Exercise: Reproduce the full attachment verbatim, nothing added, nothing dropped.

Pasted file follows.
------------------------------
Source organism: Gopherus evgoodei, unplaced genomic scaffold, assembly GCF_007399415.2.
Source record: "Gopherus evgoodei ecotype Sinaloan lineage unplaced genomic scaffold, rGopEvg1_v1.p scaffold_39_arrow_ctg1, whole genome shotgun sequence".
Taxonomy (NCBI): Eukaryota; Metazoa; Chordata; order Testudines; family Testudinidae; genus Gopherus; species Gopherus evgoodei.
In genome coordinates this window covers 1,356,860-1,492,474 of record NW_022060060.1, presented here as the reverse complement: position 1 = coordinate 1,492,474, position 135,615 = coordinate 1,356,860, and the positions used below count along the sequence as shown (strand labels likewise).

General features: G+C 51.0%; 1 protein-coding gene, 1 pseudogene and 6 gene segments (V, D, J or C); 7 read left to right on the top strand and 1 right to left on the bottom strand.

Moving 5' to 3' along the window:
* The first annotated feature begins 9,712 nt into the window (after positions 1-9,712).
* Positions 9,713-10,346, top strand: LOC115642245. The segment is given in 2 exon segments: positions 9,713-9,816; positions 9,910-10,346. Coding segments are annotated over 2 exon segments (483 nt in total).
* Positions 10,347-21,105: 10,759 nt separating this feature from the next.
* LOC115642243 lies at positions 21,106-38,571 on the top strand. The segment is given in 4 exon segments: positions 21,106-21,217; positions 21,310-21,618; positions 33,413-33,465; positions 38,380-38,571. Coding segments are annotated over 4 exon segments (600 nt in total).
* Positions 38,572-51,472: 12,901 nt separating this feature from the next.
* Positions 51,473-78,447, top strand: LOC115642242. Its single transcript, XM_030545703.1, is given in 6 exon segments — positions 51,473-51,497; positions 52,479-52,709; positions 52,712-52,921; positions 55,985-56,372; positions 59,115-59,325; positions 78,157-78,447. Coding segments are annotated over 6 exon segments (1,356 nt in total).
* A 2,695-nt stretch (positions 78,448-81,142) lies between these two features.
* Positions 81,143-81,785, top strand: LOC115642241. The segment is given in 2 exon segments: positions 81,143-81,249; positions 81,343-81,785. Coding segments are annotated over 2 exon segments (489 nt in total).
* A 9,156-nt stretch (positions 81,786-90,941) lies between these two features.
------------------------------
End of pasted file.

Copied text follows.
Source organism: Gopherus evgoodei, unplaced genomic scaffold, assembly GCF_007399415.2.
Source record: "Gopherus evgoodei ecotype Sinaloan lineage unplaced genomic scaffold, rGopEvg1_v1.p scaffold_39_arrow_ctg1, whole genome shotgun sequence".
Taxonomy (NCBI): Eukaryota; Metazoa; Chordata; order Testudines; family Testudinidae; genus Gopherus; species Gopherus evgoodei.
In genome coordinates this window covers 1,356,860-1,492,474 of record NW_022060060.1, presented here as the reverse complement: position 1 = coordinate 1,492,474, position 135,615 = coordinate 1,356,860, and the positions used below count along the sequence as shown (strand labels likewise).

General features: G+C 51.0%; 1 protein-coding gene, 1 pseudogene and 6 gene segments (V, D, J or C); 7 read left to right on the top strand and 1 right to left on the bottom strand.

Moving 5' to 3' along the window:
* The first annotated feature begins 9,712 nt into the window (after positions 1-9,712).
* Positions 9,713-10,346, top strand: LOC115642245. The segment is given in 2 exon segments: positions 9,713-9,816; positions 9,910-10,346. Coding segments are annotated over 2 exon segments (483 nt in total).
* Positions 10,347-21,105: 10,759 nt separating this feature from the next.
* LOC115642243 lies at positions 21,106-38,571 on the top strand. The segment is given in 4 exon segments: positions 21,106-21,217; positions 21,310-21,618; positions 33,413-33,465; positions 38,380-38,571. Coding segments are annotated over 4 exon segments (600 nt in total).
* Positions 38,572-51,472: 12,901 nt separating this feature from the next.
* Positions 51,473-78,447, top strand: LOC115642242. Its single transcript, XM_030545703.1, is given in 6 exon segments — positions 51,473-51,497; positions 52,479-52,709; positions 52,712-52,921; positions 55,985-56,372; positions 59,115-59,325; positions 78,157-78,447. Coding segments are annotated over 6 exon segments (1,356 nt in total).
* A 2,695-nt stretch (positions 78,448-81,142) lies between these two features.
* Positions 81,143-81,785, top strand: LOC115642241. The segment is given in 2 exon segments: positions 81,143-81,249; positions 81,343-81,785. Coding segments are annotated over 2 exon segments (489 nt in total).
* A 9,156-nt stretch (positions 81,786-90,941) lies between these two features.